Between Lévy and Pro Tour Theros Champion Jérémy Dezani, France is led by a pair of household names and heavyweights—but Kevin Sauvageon and Guillaume Perbet are also pulling their weight. Sauvageon is a repeat World Magic Cup Qualifier winner, and gosh, it is really not easy to win one not to mention two of those in a community as large as France's. This is Sauvageon's second trip to the World Magic Cup, the first time being in 2014 alongside Dezani. Perbet is also a seasoned grinder and has participated in six Pro Tours and over 50 Grand Prix, meaning that he has had experience playing under the pressures of high-level premier events.

How did they feel about being led by Raphaël Lévy, who is a Hall of Famer, World Magic Cup winner, and the best player France has ever seen? Sauvageon was quick to comment that "Raph is a very charismatic leader and it is an honor to work with him." Perbet also expressed similar sentiments short and simply: "There is no doubt that Raph is the best team captain that we could have." This prompted the sweet-mannered Lévy to go "Awww."

As the 2014 France National Champion, Dezani had also led Team France at the 2014 World Magic Cup—and even if his team didn't do as well as Lévy's, the two are determined to join forces and attempt to be the first nation claim the World Magic Cup twice.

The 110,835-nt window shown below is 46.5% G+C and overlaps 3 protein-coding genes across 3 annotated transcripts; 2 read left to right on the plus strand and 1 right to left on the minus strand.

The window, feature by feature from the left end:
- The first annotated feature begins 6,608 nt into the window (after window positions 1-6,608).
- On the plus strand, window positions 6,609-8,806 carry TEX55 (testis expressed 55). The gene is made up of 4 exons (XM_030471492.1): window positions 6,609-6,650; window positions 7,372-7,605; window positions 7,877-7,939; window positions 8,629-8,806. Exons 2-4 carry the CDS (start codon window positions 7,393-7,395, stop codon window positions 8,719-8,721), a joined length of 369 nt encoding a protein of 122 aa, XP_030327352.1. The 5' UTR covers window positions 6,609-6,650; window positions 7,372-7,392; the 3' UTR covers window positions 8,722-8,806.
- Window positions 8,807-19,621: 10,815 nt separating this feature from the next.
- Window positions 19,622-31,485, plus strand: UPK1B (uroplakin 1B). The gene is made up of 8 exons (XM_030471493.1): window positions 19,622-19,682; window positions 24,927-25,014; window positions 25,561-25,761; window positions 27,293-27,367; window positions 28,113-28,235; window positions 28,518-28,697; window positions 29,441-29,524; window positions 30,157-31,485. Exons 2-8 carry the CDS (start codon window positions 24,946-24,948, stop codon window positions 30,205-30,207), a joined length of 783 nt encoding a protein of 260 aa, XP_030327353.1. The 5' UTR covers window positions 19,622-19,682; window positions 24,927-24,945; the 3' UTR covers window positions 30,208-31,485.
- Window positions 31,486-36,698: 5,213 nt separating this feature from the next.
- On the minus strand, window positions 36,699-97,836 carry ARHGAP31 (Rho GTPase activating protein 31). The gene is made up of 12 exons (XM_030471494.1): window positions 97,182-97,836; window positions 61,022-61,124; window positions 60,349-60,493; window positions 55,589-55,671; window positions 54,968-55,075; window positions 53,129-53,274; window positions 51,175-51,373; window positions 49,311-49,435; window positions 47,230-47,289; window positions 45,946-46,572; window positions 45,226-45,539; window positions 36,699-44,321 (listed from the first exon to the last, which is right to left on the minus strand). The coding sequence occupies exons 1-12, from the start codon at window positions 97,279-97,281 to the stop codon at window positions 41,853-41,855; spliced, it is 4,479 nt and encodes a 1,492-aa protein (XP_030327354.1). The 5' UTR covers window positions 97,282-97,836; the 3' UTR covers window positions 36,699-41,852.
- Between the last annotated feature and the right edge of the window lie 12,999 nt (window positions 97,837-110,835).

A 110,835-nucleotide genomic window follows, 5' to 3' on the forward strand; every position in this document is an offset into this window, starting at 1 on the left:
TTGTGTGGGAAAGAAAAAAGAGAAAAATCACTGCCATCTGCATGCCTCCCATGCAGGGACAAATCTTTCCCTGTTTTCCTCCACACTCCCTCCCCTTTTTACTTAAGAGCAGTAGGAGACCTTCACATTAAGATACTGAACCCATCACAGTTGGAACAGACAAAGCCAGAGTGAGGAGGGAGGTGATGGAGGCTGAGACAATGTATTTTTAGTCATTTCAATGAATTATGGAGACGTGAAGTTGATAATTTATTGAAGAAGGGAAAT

"Are we confident about our deck choices in Modern? Yes, I feel pretty good about our chances and I'm sure that Sauvageon and Perbet will agree. We've been practicing so much Modern and they're excellent Modern players to begin with."

Lévy added, "Before this week, we had been practicing hard and we spent the last week putting it all together. I believe whatever deck configuration we bring to the tables today will be within our expectations."

What about Team Limited? Did Team France have a lot of practice? Wait, didn't Lévy and Dezani make the Top 4 alongside Tomoharu Saito last week at Grand Prix Rotterdam? Oh yes, they did.